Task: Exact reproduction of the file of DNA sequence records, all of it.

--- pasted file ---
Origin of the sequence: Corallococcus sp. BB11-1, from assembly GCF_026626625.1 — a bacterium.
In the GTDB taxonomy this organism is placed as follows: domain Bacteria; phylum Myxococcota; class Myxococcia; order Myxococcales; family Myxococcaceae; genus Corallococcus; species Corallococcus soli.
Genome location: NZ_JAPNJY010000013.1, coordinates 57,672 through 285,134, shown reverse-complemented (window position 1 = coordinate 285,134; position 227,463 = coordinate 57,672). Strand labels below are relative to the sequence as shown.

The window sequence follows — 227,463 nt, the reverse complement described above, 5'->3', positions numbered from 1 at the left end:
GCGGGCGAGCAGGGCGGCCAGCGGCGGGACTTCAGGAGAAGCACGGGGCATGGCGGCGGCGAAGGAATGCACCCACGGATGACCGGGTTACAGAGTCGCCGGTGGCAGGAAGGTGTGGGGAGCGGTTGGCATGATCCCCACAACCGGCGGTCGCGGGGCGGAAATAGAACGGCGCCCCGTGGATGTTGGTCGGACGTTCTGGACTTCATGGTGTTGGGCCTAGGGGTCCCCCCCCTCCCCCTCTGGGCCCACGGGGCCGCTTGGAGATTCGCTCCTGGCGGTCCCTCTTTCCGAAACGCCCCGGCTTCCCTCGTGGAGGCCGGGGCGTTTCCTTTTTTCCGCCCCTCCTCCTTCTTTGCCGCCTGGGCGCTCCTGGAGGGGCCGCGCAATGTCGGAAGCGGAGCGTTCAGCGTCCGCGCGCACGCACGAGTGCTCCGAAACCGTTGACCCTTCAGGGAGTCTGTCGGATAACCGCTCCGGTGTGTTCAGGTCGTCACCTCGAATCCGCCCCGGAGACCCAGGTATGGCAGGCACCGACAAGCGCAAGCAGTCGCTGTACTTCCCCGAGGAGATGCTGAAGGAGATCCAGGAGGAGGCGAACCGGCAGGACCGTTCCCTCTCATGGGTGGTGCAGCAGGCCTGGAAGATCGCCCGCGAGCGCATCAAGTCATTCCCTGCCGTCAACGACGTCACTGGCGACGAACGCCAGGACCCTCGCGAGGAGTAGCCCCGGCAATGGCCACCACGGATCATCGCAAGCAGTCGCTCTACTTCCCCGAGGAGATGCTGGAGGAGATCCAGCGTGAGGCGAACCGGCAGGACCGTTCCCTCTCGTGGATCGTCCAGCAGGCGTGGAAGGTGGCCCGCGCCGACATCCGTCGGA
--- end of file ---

Origin of the sequence: Corallococcus sp. BB11-1, from assembly GCF_026626625.1 — a bacterium.
In the GTDB taxonomy this organism is placed as follows: domain Bacteria; phylum Myxococcota; class Myxococcia; order Myxococcales; family Myxococcaceae; genus Corallococcus; species Corallococcus soli.
Genome location: NZ_JAPNJY010000013.1, coordinates 57,672 through 285,134, shown reverse-complemented (window position 1 = coordinate 285,134; position 227,463 = coordinate 57,672). Strand labels below are relative to the sequence as shown.

The window sequence follows — 227,463 nt, the reverse complement described above, 5'->3', positions numbered from 1 at the left end:
GCGGGCGAGCAGGGCGGCCAGCGGCGGGACTTCAGGAGAAGCACGGGGCATGGCGGCGGCGAAGGAATGCACCCACGGATGACCGGGTTACAGAGTCGCCGGTGGCAGGAAGGTGTGGGGAGCGGTTGGCATGATCCCCACAACCGGCGGTCGCGGGGCGGAAATAGAACGGCGCCCCGTGGATGTTGGTCGGACGTTCTGGACTTCATGGTGTTGGGCCTAGGGGTCCCCCCCCTCCCCCTCTGGGCCCACGGGGCCGCTTGGAGATTCGCTCCTGGCGGTCCCTCTTTCCGAAACGCCCCGGCTTCCCTCGTGGAGGCCGGGGCGTTTCCTTTTTTCCGCCCCTCCTCCTTCTTTGCCGCCTGGGCGCTCCTGGAGGGGCCGCGCAATGTCGGAAGCGGAGCGTTCAGCGTCCGCGCGCACGCACGAGTGCTCCGAAACCGTTGACCCTTCAGGGAGTCTGTCGGATAACCGCTCCGGTGTGTTCAGGTCGTCACCTCGAATCCGCCCCGGAGACCCAGGTATGGCAGGCACCGACAAGCGCAAGCAGTCGCTGTACTTCCCCGAGGAGATGCTGAAGGAGATCCAGGAGGAGGCGAACCGGCAGGACCGTTCCCTCTCATGGGTGGTGCAGCAGGCCTGGAAGATCGCCCGCGAGCGCATCAAGTCATTCCCTGCCGTCAACGACGTCACTGGCGACGAACGCCAGGACCCTCGCGAGGAGTAGCCCCGGCAATGGCCACCACGGATCATCGCAAGCAGTCGCTCTACTTCCCCGAGGAGATGCTGGAGGAGATCCAGCGTGAGGCGAACCGGCAGGACCGTTCCCTCTCGTGGATCGTCCAGCAGGCGTGGAAGGTGGCCCGCGCCGACATCCGTCGGA